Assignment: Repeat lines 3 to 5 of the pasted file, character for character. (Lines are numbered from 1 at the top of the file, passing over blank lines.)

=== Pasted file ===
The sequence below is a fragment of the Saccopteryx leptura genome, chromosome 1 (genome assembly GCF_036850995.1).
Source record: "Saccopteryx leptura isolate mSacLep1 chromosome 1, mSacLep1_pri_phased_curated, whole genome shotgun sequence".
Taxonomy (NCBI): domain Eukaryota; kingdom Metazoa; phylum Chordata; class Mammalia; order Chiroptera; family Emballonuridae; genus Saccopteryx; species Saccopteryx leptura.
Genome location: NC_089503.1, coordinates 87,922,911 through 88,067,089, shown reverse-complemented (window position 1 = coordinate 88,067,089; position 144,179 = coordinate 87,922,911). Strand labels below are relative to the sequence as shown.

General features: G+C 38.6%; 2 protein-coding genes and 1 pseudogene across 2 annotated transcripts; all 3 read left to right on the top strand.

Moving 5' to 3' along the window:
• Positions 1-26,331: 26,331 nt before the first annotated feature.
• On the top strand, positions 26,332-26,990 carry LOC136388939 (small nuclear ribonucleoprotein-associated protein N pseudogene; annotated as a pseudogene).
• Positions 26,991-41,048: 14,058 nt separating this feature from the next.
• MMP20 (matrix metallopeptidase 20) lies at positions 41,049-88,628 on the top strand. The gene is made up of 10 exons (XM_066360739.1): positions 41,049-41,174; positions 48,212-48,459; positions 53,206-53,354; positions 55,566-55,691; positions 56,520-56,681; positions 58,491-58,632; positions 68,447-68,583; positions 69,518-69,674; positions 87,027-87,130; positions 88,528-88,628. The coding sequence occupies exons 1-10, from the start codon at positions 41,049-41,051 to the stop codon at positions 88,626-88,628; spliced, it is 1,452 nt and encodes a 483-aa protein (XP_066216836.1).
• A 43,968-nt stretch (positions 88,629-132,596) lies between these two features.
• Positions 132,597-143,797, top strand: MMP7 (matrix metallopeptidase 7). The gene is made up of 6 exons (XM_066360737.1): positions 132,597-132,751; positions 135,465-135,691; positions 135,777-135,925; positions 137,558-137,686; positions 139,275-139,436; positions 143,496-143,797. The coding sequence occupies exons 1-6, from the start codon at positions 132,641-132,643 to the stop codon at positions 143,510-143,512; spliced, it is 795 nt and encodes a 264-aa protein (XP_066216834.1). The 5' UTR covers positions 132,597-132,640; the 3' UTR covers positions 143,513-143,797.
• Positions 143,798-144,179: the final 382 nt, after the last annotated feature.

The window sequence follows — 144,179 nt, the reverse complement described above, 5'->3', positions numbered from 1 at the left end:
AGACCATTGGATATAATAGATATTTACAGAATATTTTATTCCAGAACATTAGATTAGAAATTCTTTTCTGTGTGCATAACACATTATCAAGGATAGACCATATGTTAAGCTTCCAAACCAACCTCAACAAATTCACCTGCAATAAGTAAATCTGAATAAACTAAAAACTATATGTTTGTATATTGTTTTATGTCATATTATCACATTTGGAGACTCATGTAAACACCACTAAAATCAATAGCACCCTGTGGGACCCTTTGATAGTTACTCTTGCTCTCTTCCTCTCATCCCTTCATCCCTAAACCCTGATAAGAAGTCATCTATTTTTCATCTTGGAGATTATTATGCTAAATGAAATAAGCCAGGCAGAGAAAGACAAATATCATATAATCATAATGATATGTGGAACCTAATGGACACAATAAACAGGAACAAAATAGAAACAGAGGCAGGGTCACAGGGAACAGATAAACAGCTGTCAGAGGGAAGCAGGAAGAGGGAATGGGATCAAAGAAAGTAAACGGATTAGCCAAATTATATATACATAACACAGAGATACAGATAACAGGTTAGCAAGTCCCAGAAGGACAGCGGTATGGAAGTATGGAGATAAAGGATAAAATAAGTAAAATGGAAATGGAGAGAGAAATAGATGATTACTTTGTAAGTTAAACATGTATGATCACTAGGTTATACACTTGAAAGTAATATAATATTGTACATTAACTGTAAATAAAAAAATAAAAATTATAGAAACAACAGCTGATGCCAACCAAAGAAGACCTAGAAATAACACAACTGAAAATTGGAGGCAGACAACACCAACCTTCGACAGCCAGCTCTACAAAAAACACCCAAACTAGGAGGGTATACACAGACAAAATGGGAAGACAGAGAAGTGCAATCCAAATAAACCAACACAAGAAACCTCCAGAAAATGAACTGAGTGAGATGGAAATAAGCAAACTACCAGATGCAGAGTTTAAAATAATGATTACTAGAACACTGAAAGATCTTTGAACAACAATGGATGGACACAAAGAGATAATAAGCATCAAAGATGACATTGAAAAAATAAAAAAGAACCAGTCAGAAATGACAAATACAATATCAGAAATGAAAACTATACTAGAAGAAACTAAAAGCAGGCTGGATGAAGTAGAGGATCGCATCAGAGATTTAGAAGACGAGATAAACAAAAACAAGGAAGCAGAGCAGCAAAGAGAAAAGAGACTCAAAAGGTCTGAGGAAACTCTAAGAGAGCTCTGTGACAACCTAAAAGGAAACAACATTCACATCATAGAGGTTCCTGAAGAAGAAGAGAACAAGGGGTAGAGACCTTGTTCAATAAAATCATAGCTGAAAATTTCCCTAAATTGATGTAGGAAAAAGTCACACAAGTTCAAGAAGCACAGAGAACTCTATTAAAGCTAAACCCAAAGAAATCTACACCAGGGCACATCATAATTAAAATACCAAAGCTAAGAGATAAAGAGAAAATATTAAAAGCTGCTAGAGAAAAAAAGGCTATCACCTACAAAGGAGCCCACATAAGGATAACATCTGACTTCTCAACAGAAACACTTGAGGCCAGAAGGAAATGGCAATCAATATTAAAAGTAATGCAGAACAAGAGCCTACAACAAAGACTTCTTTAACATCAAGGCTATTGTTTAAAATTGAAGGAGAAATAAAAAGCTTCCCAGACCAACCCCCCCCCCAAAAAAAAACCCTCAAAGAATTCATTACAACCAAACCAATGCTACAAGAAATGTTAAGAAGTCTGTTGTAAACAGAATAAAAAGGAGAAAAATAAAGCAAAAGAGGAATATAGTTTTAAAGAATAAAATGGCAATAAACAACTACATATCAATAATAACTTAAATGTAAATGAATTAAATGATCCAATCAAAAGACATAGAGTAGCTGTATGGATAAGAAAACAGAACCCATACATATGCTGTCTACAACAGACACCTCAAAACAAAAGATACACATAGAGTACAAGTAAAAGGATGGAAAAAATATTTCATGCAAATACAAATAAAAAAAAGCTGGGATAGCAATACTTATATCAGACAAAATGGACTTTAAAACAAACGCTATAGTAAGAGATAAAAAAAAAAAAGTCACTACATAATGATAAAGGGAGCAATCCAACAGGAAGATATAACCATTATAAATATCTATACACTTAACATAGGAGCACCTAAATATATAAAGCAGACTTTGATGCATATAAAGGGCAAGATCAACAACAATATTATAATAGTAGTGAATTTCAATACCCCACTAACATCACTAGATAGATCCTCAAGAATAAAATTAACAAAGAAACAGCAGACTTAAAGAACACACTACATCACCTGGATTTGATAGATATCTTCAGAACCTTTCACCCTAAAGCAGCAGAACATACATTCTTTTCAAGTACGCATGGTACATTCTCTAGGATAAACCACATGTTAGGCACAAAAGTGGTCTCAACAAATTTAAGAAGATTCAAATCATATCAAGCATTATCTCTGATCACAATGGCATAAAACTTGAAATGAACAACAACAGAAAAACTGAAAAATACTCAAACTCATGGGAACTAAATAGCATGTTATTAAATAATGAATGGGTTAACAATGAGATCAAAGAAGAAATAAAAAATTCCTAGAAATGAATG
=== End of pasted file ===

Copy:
Taxonomy (NCBI): domain Eukaryota; kingdom Metazoa; phylum Chordata; class Mammalia; order Chiroptera; family Emballonuridae; genus Saccopteryx; species Saccopteryx leptura.
Genome location: NC_089503.1, coordinates 87,922,911 through 88,067,089, shown reverse-complemented (window position 1 = coordinate 88,067,089; position 144,179 = coordinate 87,922,911). Strand labels below are relative to the sequence as shown.

General features: G+C 38.6%; 2 protein-coding genes and 1 pseudogene across 2 annotated transcripts; all 3 read left to right on the top strand.